US growth investor Motive Partners has chosen Canary Wharf as a home for its new European hub.
The firm, which focuses on fintech investments and has already made two deals, said it was “essential” to have a base in London due to its status as a fintech capital.
“You can’t claim to be an important investment management or private equity player in financial technology if you’re not at the epicentre, which is London,” said Motive’s Rob Heyvaert.
The 14,000 square foot office will help to drive collaborative projects between established financial giants and new fintech players.
It will be a physical home for the fintech teams of firms such as Royal Bank of Scotland, Mastercard and Allied Irish Bank.
"We wanted to have a space where we could bring in banks, startups, guys and girls with ideas, technology specialists in the industry, and we felt that Canary Wharf – given what it represents for the banking world – was the right way to go about it," said co-founding partner Alberto Corvo.
Already Motive has made investments in Lmrkts, a data algorithmics company which helps banks reduce their exposure to each other, and an as-yet unnamed private banking platform. Before the end of the year, Motive plans to have invested in between four and six companies.
According to Heyvaert, the firm will be particularly focused on financial infrastructure. This may not be surprising considering the backgrounds of the partners – Heyvaert himself has helped to develop a real-time capital markets settlement engine and transaction processing technology, while Corvo worked on the first commercially successful technology suite for internet banking.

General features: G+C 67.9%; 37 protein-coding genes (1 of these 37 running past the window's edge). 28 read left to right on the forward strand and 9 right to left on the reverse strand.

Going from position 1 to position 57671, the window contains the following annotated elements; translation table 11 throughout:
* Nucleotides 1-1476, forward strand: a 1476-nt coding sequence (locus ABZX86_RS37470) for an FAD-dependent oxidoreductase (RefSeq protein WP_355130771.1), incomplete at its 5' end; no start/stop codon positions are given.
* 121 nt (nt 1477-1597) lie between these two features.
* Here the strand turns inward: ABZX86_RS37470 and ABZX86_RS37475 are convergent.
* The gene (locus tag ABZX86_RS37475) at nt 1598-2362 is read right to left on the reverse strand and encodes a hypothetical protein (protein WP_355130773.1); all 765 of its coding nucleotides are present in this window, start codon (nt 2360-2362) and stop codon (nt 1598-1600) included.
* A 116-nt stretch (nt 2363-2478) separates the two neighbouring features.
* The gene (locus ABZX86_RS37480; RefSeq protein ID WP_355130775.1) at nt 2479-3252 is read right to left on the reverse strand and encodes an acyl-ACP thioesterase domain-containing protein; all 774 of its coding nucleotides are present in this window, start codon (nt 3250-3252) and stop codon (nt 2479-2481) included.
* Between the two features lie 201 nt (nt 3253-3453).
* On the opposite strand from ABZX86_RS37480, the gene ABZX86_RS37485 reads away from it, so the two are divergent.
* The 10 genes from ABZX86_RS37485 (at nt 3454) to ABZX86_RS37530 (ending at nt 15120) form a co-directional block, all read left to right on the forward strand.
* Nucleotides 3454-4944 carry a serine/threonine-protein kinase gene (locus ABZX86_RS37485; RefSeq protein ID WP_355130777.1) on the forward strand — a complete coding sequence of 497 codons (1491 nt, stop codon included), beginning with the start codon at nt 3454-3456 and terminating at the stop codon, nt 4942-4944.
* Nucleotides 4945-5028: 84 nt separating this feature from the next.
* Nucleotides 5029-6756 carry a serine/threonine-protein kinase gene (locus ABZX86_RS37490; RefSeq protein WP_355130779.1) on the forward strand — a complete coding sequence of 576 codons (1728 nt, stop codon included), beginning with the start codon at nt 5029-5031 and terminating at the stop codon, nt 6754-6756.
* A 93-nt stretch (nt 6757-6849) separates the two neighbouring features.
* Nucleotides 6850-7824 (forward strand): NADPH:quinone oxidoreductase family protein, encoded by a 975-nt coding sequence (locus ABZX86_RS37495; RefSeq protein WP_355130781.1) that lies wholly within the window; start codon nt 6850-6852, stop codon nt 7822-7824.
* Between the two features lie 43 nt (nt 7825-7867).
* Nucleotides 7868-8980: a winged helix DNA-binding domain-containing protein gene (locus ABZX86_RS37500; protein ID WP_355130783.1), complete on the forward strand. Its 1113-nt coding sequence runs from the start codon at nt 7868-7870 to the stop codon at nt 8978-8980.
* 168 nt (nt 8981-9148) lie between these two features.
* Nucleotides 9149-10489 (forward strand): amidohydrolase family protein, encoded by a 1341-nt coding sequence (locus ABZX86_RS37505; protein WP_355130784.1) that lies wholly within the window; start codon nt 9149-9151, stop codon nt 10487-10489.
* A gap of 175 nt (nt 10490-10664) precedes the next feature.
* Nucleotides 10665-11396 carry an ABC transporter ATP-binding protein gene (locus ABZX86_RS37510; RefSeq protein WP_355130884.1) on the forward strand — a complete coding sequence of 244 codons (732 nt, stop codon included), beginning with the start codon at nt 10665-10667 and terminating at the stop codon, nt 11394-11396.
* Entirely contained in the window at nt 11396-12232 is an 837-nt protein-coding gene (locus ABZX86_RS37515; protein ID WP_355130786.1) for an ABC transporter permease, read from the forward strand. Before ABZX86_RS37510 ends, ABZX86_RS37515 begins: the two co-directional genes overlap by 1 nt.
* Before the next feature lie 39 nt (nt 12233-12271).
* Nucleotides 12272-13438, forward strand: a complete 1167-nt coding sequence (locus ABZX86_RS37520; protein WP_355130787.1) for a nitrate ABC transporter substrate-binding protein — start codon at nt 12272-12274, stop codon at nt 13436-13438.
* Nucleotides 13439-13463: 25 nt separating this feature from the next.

Though Motive is by definition an investment platform, its partners are keen to see the firm as not the traditional "few guys looking at a spreadsheet and making investment decisions". Instead, it prides itself on giving operational and hands-on help to its portfolio companies.
Why come to London?
Before opening its own office last night, Motive formerly used temporary office space at Level39, the Canary Wharf Group-owned fintech membership club.
The organisation, which consists of around 1,250 people from 48 different countries working for around 280 different companies, allows large and small firms to interact while also offering shared workspaces.
"The world is beating a path to London's door," said Ben Brabyn, head of Level39. "It's really important that we don't take that for granted, and we must all work hard to develop that position, but Canary Wharf is – according to a Milken Institute report – at the heart of the most productive part of Europe. That's of value to the whole of Europe."
While based in the Level39 office, Motive was convinced of London's status as a fintech centre – and Heyvaert believes the city will "absolutely" hold its own in the face of Brexit.
"The talent is here, the banks are here – it's a much harder job to shift that from one place to another," he said.
"We feel that the regulators and the people in government are doing everything they can where fintech might be that exception [to a post-Brexit struggle]."